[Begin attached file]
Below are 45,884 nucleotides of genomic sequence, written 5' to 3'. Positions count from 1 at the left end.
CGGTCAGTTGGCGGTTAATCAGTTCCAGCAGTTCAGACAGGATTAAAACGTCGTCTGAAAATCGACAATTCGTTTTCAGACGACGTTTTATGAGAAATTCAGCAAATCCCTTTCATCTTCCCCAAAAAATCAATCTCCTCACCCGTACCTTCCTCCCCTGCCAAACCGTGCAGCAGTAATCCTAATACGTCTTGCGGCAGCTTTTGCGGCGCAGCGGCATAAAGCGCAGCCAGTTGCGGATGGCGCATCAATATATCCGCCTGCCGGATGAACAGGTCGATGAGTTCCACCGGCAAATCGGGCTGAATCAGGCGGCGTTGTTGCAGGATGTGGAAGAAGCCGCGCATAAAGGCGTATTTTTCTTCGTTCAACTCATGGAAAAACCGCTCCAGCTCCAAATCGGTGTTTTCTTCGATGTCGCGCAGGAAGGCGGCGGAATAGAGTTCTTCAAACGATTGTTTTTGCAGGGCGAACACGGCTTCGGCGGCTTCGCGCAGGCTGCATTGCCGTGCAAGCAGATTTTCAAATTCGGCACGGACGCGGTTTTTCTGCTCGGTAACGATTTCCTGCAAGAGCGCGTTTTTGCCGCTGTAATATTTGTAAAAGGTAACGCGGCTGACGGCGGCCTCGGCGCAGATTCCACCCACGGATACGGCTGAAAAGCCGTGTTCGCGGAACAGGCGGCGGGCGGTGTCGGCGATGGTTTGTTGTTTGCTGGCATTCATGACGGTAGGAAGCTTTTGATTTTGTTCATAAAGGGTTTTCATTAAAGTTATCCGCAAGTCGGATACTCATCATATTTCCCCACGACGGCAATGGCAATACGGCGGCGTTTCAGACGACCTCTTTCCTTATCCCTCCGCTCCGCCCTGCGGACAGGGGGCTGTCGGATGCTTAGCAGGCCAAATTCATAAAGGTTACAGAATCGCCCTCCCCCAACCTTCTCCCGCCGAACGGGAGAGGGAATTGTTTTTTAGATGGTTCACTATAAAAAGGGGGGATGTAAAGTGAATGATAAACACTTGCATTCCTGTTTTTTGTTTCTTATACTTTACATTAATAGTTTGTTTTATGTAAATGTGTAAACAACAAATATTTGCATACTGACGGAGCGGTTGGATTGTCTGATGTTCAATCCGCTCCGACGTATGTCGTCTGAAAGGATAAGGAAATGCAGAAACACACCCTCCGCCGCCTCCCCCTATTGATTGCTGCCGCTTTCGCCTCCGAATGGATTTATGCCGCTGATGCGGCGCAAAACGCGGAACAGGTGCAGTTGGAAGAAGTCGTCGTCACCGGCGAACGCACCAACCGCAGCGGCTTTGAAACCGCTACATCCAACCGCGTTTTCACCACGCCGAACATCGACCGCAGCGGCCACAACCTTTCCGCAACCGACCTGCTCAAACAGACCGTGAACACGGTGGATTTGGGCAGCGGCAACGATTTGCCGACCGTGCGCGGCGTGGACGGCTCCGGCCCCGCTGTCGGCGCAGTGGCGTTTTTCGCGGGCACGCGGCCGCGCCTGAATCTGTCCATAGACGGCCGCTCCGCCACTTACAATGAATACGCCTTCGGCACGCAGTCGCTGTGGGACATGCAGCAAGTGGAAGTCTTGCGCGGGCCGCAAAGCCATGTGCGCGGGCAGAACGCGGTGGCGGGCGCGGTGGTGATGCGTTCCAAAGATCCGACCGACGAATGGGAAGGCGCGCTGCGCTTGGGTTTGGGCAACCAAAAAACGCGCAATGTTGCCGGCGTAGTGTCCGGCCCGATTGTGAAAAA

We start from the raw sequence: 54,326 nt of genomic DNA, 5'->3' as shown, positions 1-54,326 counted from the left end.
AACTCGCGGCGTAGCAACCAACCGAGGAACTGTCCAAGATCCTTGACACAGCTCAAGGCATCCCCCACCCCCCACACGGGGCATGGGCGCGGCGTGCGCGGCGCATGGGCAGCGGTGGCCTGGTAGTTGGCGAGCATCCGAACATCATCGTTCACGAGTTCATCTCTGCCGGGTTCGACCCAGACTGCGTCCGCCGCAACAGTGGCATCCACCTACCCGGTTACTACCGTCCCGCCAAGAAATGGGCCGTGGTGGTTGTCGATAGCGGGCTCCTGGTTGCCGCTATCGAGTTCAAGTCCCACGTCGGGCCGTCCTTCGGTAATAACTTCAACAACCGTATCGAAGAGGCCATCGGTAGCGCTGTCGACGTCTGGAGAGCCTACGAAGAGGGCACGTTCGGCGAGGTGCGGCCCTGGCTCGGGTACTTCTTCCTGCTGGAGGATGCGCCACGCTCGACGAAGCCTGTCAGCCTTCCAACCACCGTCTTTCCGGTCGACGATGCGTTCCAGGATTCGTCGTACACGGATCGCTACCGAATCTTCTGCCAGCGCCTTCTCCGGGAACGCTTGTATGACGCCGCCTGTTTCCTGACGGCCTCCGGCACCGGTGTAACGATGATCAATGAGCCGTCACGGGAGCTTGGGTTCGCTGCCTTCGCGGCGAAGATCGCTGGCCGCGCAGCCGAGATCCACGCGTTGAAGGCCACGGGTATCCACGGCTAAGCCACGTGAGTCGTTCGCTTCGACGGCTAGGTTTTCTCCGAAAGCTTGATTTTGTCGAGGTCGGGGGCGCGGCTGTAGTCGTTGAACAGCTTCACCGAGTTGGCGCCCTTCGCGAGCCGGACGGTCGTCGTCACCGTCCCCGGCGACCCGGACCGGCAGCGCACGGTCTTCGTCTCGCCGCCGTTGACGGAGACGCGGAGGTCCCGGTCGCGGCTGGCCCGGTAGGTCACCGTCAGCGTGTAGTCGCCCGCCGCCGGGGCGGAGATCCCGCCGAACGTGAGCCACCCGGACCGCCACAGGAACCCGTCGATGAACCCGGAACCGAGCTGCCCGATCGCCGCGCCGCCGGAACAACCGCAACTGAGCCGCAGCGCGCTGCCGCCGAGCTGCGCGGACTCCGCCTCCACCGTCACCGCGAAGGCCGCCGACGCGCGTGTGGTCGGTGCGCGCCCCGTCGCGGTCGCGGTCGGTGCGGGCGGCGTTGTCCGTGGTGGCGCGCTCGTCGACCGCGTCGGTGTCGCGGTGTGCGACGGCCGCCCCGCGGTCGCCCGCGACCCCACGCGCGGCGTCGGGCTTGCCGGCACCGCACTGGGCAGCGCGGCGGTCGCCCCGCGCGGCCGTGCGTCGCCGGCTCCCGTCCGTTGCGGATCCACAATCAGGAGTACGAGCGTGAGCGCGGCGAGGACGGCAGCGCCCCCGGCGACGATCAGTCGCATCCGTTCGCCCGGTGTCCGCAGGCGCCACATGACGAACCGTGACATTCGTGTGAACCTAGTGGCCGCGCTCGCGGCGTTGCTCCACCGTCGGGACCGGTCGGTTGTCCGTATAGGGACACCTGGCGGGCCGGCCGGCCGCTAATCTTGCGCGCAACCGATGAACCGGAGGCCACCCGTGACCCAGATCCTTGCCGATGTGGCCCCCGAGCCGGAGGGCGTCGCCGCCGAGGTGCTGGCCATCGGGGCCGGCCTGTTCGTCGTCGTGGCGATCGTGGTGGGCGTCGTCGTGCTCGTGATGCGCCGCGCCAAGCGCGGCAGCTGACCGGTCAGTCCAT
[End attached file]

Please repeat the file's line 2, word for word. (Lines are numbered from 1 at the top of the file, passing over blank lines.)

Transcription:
CGGTCAGTTGGCGGTTAATCAGTTCCAGCAGTTCAGACAGGATTAAAACGTCGTCTGAAAATCGACAATTCGTTTTCAGACGACGTTTTATGAGAAATTCAGCAAATCCCTTTCATCTTCCCCAAAAAATCAATCTCCTCACCCGTACCTTCCTCCCCTGCCAAACCGTGCAGCAGTAATCCTAATACGTCTTGCGGCAGCTTTTGCGGCGCAGCGGCATAAAGCGCAGCCAGTTGCGGATGGCGCATCAATATATCCGCCTGCCGGATGAACAGGTCGATGAGTTCCACCGGCAAATCGGGCTGAATCAGGCGGCGTTGTTGCAGGATGTGGAAGAAGCCGCGCATAAAGGCGTATTTTTCTTCGTTCAACTCATGGAAAAACCGCTCCAGCTCCAAATCGGTGTTTTCTTCGATGTCGCGCAGGAAGGCGGCGGAATAGAGTTCTTCAAACGATTGTTTTTGCAGGGCGAACACGGCTTCGGCGGCTTCGCGCAGGCTGCATTGCCGTGCAAGCAGATTTTCAAATTCGGCACGGACGCGGTTTTTCTGCTCGGTAACGATTTCCTGCAAGAGCGCGTTTTTGCCGCTGTAATATTTGTAAAAGGTAACGCGGCTGACGGCGGCCTCGGCGCAGATTCCACCCACGGATACGGCTGAAAAGCCGTGTTCGCGGAACAGGCGGCGGGCGGTGTCGGCGATGGTTTGTTGTTTGCTGGCATTCATGACGGTAGGAAGCTTTTGATTTTGTTCATAAAGGGTTTTCATTAAAGTTATCCGCAAGTCGGATACTCATCATATTTCCCCACGACGGCAATGGCAATACGGCGGCGTTTCAGACGACCTCTTTCCTTATCCCTCCGCTCCGCCCTGCGGACAGGGGGCTGTCGGATGCTTAGCAGGCCAAATTCATAAAGGTTACAGAATCGCCCTCCCCCAACCTTCTCCCGCCGAACGGGAGAGGGAATTGTTTTTTAGATGGTTCACTATAAAAAGGGGGGATGTAAAGTGAATGATAAACACTTGCATTCCTGTTTTTTGTTTCTTATACTTTACATTAATAGTTTGTTTTATGTAAATGTGTAAACAACAAATATTTGCATACTGACGGAGCGGTTGGATTGTCTGATGTTCAATCCGCTCCGACGTATGTCGTCTGAAAGGATAAGGAAATGCAGAAACACACCCTCCGCCGCCTCCCCCTATTGATTGCTGCCGCTTTCGCCTCCGAATGGATTTATGCCGCTGATGCGGCGCAAAACGCGGAACAGGTGCAGTTGGAAGAAGTCGTCGTCACCGGCGAACGCACCAACCGCAGCGGCTTTGAAACCGCTACATCCAACCGCGTTTTCACCACGCCGAACATCGACCGCAGCGGCCACAACCTTTCCGCAACCGACCTGCTCAAACAGACCGTGAACACGGTGGATTTGGGCAGCGGCAACGATTTGCCGACCGTGCGCGGCGTGGACGGCTCCGGCCCCGCTGTCGGCGCAGTGGCGTTTTTCGCGGGCACGCGGCCGCGCCTGAATCTGTCCATAGACGGCCGCTCCGCCACTTACAATGAATACGCCTTCGGCACGCAGTCGCTGTGGGACATGCAGCAAGTGGAAGTCTTGCGCGGGCCGCAAAGCCATGTGCGCGGGCAGAACGCGGTGGCGGGCGCGGTGGTGATGCGTTCCAAAGATCCGACCGACGAATGGGAAGGCGCGCTGCGCTTGGGTTTGGGCAACCAAAAAACGCGCAATGTTGCCGGCGTAGTGTCCGGCCCGATTGTGAAAAA